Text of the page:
Fairly fast and uneventful. Overall, it's the familiar deal. You can choose whether to install Zorin side by side with existing installations, claim the entire space or do something else. No problems in this regard. The slideshow is accompanied by music, and the images are somewhat underwhelming. The overall glamor effect is a bit tiring. But it went well, and there were no complaints from the resident half a dozen Linux distros and the lonely Windows 10.
The act of using Zorin, yes. Anyhow, the distro booted fine. In fact, this is probably the very first distro EVER that did not display the text console in any shape or form before going graphic. The first distro to actually be as presentable as possible.
The loveliness of the boot act is offset by package management choosing to gimp for no good reason. It was complaining about missing Wine dependencies, and eventually, after manually launching the updater and grabbing some 330 MB worth of data, the problem went away. The update process was rather slow, though.
The default set is fairly good, if a bit bland. You have Firefox, Geary, LibreOffice, GIMP, Cheese, and several other popular programs. Then, you also get online integration. This service lets you connect your various, well, online accounts with your programs. Some people will definitely find this interesting and/or useful. Except the visual misalignment of the legal notice, which really drives me crazy. How difficult is it to create a GUI with everything positioned properly?
The Browser Manager is another Zorin-specific tool you may like, but the choices it has are somewhat weird. Firefox is the only Gecko browser. Midori, Web and Chrome all share the same engine. Then, Midori has often been rather unstable for me, and Web, what the hell is Web? Are we back in 1990?
Right there, configured by default - and working well. Neat.
Hardware compatibility, stability, resource usage
Overall, pretty good. No crashes, suspend & resume works fine. So do all the Fn buttons on the laptop's keyboard. Resource usage is a tricky one, though. The CPU is somewhat noisy, and consequently, I guess partly because of desktop effects and Compiz, this is not exactly the fastest or the snappiest distro around. Memory usage is average.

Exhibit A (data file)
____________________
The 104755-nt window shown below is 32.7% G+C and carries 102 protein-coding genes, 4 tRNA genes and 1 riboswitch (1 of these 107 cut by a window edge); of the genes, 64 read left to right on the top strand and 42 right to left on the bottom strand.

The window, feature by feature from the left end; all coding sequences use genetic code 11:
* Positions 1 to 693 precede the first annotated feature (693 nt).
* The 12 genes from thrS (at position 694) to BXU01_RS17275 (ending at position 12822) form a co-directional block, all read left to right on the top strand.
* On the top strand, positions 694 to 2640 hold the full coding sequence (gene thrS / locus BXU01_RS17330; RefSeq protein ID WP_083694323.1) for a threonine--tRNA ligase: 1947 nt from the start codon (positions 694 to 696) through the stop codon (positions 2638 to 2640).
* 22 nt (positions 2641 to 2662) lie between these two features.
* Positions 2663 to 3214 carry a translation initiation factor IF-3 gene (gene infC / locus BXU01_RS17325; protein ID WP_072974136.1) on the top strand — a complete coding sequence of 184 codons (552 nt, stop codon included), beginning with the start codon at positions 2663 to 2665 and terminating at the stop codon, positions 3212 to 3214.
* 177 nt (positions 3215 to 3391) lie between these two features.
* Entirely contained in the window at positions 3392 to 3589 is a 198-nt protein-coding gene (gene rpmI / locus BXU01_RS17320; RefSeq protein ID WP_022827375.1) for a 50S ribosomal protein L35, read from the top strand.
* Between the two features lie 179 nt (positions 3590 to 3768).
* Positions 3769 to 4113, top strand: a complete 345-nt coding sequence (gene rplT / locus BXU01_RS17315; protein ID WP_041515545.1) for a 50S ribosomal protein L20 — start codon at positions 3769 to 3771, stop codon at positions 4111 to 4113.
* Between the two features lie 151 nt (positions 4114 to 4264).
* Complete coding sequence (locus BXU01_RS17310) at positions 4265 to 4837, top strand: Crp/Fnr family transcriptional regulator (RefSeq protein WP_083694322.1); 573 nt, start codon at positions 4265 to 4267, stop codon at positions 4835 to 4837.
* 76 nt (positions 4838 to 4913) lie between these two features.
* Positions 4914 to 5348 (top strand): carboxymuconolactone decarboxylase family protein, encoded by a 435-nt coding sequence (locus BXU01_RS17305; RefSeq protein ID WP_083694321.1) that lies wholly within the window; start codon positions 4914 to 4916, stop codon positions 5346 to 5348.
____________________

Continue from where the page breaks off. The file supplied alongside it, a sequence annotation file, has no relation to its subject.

The primary collateral victim of the increased CPU activity is the battery. Clocked at only about 2.5 hours with or without Bluetooth antenna turned on, this is not exactly in line with the Vivid family, more so like the recent bunch of Werewolves. Average.
You have the two main utilities to control the desktop appearance. One, you can use the Theme Changer, and then the Look Changer, both of which let you somewhat alter the desktop without massively deviating from the familiar Zorin brand. Cool, I have to admit. Add a nice wallpaper, and Bob's your uncle.
Problems, some more
Not too many, apart from what we've already discussed. One more visual glitch is that the system menu end-session buttons only include Switch off and Log off options. You must use the bottom panel button on the far right to actually be able to restart. This is such an unnecessary little inconsistency.
Zorin OS 10 is ever so slightly better than its predecessor, which is how it should be really. It's a nice, simple, elegant, incremental update and improvement of the ninth release, and it gives a well-rounded, Windows-like experience to the user, with only a bit too much color contrast for its own good.
On the software side, most of the stuff works well, there are some silly issues here and there, but the core of it is available for immediate and satisfactory consumption. The big problem is probably Bluetooth. A few other key areas need fixing like updates, search, visual placement of GUI elements, some additional software choices, and alike. But nothing too major really. I'm being picky. 9.53/10. A decent one, worth testing. Enjoy.